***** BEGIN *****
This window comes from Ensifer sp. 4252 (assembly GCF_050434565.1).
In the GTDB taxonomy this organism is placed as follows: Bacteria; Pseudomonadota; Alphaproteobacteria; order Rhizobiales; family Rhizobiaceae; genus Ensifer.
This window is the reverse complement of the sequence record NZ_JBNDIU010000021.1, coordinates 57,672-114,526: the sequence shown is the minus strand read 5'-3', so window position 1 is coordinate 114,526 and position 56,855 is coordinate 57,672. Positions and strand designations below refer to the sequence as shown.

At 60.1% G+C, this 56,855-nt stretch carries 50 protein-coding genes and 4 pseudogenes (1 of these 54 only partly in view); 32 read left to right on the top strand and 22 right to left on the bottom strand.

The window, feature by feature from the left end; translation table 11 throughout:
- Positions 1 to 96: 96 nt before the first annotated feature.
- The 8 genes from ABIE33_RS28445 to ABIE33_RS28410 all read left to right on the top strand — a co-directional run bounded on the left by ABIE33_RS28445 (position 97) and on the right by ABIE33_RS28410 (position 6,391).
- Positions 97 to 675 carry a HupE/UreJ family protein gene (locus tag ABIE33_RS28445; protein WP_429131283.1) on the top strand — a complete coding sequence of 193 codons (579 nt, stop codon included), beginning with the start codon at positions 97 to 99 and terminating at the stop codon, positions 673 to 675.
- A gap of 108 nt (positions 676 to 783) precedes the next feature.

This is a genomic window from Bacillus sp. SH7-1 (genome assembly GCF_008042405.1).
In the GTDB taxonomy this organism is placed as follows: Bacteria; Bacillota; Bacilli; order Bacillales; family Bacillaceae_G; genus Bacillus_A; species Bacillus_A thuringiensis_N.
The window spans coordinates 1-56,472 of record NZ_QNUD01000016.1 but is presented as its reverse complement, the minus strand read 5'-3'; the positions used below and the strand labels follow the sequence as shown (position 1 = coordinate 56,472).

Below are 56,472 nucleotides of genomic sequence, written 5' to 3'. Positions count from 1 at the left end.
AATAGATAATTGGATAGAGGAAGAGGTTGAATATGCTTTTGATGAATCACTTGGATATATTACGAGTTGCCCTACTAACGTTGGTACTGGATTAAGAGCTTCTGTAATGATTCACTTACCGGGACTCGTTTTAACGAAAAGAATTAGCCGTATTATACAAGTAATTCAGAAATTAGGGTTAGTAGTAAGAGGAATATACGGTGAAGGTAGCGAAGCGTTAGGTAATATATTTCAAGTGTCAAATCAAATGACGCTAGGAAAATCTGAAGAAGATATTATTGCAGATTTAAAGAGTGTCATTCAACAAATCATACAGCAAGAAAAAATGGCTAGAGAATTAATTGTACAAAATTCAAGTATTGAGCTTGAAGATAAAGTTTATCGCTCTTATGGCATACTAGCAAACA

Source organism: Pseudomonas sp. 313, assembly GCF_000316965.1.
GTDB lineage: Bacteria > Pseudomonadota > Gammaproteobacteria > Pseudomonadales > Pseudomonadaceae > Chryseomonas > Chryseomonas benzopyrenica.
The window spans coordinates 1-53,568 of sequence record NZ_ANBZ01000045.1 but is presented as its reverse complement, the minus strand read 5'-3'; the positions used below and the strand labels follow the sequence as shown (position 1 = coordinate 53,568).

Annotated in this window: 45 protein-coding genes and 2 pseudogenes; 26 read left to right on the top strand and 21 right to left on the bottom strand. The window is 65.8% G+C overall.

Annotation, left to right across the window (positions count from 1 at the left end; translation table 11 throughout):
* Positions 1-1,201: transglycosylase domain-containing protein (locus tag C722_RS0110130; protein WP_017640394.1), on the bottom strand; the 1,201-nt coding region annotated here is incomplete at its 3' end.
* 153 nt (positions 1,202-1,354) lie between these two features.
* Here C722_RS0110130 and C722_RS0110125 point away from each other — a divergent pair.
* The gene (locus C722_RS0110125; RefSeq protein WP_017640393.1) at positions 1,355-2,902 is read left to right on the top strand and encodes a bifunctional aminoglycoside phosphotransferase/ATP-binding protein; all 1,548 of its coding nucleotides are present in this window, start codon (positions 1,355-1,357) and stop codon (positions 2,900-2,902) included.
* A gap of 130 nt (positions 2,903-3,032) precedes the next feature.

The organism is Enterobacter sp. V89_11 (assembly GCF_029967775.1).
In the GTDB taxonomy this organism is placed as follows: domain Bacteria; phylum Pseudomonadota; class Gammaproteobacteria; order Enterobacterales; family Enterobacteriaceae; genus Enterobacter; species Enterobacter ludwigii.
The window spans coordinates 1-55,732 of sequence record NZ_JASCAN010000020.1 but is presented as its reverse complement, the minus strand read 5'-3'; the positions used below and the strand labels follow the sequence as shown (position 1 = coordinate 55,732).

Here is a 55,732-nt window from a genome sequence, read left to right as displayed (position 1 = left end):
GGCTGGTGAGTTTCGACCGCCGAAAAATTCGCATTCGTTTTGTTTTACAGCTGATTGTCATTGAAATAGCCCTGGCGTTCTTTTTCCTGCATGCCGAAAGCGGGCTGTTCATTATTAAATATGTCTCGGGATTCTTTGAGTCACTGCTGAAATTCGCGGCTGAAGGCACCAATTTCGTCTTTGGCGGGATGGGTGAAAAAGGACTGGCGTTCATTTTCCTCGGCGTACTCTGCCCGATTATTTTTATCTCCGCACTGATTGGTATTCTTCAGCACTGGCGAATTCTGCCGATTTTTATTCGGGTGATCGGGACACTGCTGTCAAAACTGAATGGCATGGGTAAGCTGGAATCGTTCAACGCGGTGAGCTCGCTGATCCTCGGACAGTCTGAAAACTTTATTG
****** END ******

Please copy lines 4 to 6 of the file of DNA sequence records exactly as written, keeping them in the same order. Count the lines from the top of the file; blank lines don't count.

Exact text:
At 60.1% G+C, this 56,855-nt stretch carries 50 protein-coding genes and 4 pseudogenes (1 of these 54 only partly in view); 32 read left to right on the top strand and 22 right to left on the bottom strand.

The window, feature by feature from the left end; translation table 11 throughout:
- Positions 1 to 96: 96 nt before the first annotated feature.